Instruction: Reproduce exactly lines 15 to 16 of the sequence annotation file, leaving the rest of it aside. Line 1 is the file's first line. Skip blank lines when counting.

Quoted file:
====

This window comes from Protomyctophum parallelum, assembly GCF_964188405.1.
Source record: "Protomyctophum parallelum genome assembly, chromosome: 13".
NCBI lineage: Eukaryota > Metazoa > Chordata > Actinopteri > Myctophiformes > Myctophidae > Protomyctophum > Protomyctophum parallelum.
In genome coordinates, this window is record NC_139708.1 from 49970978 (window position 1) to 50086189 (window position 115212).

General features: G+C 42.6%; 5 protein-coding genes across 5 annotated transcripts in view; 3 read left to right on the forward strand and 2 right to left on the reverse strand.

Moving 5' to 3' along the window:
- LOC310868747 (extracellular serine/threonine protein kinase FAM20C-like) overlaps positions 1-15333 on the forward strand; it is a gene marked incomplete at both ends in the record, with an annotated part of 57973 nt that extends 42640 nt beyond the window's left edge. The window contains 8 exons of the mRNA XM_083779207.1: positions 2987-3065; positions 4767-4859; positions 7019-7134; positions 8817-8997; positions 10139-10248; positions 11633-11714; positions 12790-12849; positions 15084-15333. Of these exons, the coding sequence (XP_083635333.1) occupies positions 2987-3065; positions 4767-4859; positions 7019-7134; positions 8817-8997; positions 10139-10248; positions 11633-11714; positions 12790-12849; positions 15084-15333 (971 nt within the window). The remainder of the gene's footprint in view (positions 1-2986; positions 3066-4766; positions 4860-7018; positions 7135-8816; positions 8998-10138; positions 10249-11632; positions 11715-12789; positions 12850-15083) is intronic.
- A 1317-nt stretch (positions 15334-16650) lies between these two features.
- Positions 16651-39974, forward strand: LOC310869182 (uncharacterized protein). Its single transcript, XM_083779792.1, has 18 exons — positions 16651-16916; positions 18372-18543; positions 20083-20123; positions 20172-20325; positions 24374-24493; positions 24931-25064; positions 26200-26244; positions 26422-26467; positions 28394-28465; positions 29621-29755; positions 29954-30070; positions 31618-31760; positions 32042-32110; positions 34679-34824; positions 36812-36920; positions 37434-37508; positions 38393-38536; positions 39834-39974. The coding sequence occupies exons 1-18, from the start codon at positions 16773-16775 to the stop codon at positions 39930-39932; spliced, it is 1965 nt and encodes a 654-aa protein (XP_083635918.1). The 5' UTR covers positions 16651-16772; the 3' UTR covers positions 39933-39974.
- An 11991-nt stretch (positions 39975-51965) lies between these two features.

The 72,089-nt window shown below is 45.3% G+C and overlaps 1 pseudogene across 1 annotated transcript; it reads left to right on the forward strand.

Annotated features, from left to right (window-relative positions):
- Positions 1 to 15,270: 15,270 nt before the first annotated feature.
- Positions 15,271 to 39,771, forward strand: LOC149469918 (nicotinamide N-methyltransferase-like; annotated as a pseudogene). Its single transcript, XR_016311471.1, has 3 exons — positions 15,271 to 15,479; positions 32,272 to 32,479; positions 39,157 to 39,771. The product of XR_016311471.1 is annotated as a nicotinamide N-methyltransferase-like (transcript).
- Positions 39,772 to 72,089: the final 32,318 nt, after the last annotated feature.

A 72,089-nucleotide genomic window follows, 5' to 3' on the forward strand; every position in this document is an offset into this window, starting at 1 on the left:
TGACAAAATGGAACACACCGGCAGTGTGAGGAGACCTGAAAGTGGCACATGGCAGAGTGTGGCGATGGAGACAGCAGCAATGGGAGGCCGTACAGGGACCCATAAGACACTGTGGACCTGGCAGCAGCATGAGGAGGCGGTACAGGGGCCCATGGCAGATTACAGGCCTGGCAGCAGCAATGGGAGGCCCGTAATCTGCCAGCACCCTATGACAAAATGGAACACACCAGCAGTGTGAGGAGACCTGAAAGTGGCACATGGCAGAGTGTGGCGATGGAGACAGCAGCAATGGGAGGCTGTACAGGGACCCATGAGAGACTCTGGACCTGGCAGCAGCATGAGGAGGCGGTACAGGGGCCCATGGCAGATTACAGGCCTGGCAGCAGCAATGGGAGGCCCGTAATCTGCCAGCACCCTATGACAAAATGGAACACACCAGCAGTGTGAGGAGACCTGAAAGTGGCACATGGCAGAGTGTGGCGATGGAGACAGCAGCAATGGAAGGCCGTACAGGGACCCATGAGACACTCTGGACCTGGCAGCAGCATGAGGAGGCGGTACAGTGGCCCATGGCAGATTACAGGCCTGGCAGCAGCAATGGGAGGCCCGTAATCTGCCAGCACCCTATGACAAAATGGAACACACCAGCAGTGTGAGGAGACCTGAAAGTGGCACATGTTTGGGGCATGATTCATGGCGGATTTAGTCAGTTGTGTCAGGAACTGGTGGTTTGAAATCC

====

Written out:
- Positions 39,772 to 72,089: the final 32,318 nt, after the last annotated feature.

A 72,089-nucleotide genomic window follows, 5' to 3' on the forward strand; every position in this document is an offset into this window, starting at 1 on the left: